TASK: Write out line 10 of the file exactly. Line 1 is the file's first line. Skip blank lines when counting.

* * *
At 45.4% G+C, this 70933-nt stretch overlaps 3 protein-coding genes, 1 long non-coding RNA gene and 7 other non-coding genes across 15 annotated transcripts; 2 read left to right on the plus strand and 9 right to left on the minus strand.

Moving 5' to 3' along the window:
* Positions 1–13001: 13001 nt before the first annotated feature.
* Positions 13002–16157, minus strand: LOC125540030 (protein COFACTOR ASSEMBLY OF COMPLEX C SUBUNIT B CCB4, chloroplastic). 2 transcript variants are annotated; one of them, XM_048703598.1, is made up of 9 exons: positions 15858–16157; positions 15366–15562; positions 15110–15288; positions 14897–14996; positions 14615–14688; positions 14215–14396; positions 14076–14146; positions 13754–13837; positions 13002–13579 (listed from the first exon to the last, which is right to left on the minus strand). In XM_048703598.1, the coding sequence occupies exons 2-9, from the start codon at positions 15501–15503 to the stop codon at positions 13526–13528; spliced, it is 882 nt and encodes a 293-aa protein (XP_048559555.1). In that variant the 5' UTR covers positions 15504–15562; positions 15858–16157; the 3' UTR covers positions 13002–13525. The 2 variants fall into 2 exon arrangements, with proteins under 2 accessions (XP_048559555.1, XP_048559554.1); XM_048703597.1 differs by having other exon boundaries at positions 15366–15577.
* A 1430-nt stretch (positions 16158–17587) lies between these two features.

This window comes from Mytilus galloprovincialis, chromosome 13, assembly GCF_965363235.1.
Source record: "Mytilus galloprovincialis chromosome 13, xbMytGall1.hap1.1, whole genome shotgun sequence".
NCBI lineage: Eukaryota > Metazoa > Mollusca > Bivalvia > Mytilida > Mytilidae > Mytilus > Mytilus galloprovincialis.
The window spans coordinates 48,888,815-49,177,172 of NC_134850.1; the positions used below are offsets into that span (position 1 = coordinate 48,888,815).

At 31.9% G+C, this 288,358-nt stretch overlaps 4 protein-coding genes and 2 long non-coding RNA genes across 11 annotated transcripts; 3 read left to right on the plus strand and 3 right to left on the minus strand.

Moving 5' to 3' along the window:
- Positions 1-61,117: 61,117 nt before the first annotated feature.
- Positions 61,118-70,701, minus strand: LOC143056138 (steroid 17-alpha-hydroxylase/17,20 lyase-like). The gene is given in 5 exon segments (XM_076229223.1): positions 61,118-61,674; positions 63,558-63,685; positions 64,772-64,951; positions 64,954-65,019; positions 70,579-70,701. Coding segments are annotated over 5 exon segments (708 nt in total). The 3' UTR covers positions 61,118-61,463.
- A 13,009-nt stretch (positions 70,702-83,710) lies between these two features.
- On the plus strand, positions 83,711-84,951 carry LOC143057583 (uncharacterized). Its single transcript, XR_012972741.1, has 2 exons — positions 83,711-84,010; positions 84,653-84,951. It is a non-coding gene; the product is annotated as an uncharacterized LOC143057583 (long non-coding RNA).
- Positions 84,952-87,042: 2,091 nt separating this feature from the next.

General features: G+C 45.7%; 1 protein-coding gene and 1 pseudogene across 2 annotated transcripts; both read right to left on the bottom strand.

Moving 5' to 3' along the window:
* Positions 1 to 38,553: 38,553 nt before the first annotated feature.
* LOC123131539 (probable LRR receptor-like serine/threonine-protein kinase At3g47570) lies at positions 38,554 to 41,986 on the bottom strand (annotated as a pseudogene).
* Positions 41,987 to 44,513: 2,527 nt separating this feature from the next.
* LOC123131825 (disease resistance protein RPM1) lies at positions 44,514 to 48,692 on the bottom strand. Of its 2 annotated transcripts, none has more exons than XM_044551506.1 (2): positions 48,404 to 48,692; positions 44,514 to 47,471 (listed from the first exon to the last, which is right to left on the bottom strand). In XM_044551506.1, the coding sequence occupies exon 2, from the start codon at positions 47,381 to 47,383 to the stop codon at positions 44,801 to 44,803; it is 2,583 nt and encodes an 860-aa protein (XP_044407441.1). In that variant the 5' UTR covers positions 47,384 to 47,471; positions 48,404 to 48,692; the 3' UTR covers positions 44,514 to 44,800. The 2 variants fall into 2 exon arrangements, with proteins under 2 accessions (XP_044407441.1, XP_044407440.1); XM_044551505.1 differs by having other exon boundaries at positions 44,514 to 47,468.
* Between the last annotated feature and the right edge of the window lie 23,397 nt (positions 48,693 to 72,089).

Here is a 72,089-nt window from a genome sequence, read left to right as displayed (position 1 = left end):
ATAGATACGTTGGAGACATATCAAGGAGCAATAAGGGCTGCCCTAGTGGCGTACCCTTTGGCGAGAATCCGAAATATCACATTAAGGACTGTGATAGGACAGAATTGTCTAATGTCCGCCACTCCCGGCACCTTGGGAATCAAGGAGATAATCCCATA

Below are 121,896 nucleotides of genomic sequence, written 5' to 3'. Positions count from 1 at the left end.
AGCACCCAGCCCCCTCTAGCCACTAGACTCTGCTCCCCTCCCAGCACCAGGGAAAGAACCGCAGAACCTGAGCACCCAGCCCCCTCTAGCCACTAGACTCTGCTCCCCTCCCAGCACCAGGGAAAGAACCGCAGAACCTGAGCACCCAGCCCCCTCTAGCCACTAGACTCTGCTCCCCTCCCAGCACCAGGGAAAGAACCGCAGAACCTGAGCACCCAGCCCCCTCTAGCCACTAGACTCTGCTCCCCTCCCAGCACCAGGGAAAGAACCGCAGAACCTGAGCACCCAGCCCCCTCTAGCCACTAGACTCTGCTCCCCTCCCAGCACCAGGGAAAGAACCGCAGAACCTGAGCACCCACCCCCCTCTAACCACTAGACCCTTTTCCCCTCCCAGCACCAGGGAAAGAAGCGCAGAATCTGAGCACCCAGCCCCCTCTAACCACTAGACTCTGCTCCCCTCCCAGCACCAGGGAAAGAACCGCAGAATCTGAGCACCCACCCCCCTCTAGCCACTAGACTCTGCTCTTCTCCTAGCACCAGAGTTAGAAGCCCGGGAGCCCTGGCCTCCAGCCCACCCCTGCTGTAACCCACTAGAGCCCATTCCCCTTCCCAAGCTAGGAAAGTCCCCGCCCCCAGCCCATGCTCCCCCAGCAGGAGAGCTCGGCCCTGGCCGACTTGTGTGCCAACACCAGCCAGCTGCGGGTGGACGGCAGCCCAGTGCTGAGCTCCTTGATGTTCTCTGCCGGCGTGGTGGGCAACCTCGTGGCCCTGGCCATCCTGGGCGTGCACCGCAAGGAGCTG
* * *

At 31.9% G+C, this 288,358-nt stretch overlaps 4 protein-coding genes and 2 long non-coding RNA genes across 11 annotated transcripts; 3 read left to right on the plus strand and 3 right to left on the minus strand.